I was asked recently to make a presentation to an industry group on "The Economics of Today's Pork Industry," and it set me to thinking about what I normally do for this column as well as other work. While I do have degrees in agricultural economics, and I do use economic theory and research techniques in my work and my writings, it struck me that the "economics of today's pork industry" is really a very different topic.




Market and price analysis certainly uses economics. I and other analysts consider demand, supply, price transmission, elasticities, etc. in much of what we do. But in most cases we deal with the "results" end of economics simply because the "results" of economics are what matters to our clients. From time to time it may be profitable, however, to deal with economics in more of an "input" or "motivator" point of view.




In its most general form, economics is defined as:


"The social science that deals with the allocation of scarce resources among alternative uses."




The definition contains three key dimensions.




  1. Economics is a social science. Now I know that the real shock value of that statement for many of you is that economics is a science at all, and we don't have the space for that discussion in full. I mean, just because we don't wear lab coats and have test tubes and . . . sorry, we economists get real testy on this point. No, the more important aspect I think is the word "social." Regardless of those stereotypic jokes about economists' personalities or lack thereof, economics is really about people. It deals with the tastes, preferences, needs and means of consumers, and the decisions that people make in supplying goods and services through firms. Everything that we see -- supply, demand, prices, etc. -- flows from the motives and actions of people.




  2. Resources are scarce. That doesn't mean that there aren't enough right now, but it does imply that the supply of everything is finite. That finite point may be so far from where we are right now that it doesn't matter (i.e. there is a lot of nitrogen in the air!), but it is still finite. It also doesn't mean that what is scarce today will remain so. Human ingenuity is a marvelous tool for making more of what we really need. Malthaus, an 18th century economist, observed how rabbit populations eventually declined due to food shortages, and postulated that the world would soon run out of food and other essential items and thus put a limit on population. He underestimated the power of the human mind to invent things and methods to get more out of a finite set of resources. This comes to mind frequently these days as we discuss energy -- if people are indeed left free to use their ingenuity.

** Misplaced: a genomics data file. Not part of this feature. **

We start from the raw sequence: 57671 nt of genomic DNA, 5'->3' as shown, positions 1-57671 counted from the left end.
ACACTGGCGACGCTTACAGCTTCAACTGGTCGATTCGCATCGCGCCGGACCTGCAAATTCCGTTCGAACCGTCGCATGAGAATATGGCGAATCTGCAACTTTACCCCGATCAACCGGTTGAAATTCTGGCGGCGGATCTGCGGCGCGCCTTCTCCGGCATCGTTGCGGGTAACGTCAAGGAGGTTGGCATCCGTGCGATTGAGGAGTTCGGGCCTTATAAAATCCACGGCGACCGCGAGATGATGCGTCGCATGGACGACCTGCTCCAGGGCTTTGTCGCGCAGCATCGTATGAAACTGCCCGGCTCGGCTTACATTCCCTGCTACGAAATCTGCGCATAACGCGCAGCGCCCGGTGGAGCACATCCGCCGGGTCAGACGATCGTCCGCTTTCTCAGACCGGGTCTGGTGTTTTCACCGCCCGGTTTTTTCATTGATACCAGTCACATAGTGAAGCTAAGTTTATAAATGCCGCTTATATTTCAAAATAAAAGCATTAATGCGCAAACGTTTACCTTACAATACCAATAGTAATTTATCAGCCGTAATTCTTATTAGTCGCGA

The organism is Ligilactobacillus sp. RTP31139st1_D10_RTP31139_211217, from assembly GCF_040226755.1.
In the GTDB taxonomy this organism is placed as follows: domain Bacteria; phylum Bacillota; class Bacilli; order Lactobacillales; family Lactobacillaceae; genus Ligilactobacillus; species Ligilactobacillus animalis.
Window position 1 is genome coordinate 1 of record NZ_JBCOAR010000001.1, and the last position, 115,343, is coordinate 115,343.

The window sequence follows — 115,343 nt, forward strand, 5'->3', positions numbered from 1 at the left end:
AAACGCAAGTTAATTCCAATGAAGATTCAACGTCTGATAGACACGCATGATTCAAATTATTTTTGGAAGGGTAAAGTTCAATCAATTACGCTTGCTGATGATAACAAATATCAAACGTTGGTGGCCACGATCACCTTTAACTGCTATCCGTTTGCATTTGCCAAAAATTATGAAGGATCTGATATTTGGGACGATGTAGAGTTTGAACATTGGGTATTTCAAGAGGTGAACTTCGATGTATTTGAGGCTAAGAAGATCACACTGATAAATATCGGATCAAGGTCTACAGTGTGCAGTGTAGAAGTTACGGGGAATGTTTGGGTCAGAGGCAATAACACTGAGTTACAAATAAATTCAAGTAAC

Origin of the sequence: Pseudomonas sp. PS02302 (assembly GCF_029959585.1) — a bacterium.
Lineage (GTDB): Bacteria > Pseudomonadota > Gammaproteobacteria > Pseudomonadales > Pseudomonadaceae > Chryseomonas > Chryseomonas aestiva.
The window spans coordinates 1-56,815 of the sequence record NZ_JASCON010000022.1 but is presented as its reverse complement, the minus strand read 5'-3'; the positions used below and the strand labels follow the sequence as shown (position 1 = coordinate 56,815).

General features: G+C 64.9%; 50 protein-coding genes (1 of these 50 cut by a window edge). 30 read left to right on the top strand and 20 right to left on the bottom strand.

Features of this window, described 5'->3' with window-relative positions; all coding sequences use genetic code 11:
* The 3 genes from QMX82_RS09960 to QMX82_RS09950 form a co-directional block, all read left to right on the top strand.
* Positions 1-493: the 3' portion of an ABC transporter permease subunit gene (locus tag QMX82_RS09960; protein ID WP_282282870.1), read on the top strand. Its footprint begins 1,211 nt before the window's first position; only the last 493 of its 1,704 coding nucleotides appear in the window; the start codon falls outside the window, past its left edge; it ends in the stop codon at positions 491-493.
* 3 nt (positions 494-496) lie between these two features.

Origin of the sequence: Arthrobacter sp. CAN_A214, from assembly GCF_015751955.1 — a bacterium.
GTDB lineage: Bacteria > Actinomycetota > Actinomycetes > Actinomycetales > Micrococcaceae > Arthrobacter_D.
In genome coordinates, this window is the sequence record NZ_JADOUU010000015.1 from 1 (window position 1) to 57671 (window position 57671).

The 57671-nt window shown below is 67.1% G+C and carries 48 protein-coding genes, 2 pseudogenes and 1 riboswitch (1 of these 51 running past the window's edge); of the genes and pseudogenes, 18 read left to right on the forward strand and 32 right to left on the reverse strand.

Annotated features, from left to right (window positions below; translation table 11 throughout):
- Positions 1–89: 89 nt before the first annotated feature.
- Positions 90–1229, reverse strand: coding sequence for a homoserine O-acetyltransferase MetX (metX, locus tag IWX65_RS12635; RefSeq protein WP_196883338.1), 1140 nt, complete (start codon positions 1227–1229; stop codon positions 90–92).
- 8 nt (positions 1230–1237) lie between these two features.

3. Economics involves allocation. One of the forms of efficiency that economics accomplishes is allocative efficiency -- deciding how much of something to use in the production of something else which then may be allocated across uses as well. By definition, allocation is a discriminatory process unless supplies are large. One use or person will get an item, while another will not, and economics says that the use or person that can assign the higher value is the winner. That's a pretty important concept right now when we think about corn.


Economics Not a Perfect Science


The real question is whether "economics" are allowed to fully function in each of these three roles. History has shown us that markets work. Allowed to function freely, they will generate price signals that tell firms to produce more or less and consumers to consume more or less. They will also result in least-cost production, innovation and, in the case of an item that is no longer needed, obsolescence and failure.




But they don't always work perfectly. Pollution is a cost to society but, if not regulated, may impose no cost on the polluting firm, and thus, not be covered by the price of the firm's output. Litter and trash are costs of consumption but may not be factored into the consumption decision unless we impose a cost to littering. Governments deal with such "externalities" by making the rules by which economics must play, and by discouraging some activities (prohibitions, regulations, taxes, etc.) and encouraging others (subsidies, tax incentives, etc.).




Think of these as you contemplate today's economic climate for livestock and meat. What are the people (both here and abroad) saying in terms of demand and supply? What resources are scarce? Can we make more and, if so, how? What is the highest and best use of those scarce resources? How is government influencing this allocation? For whom is it good or bad? Is it the best we can do?




We're not going to all agree on the answers to those questions, but we can likely learn more collectively than individually, unless, of course, we're more like rabbits.








Click to view graphs.


Steve R. Meyer, Ph.D.

Paragon Economics, Inc.

e-mail: steve@paragoneconomics.com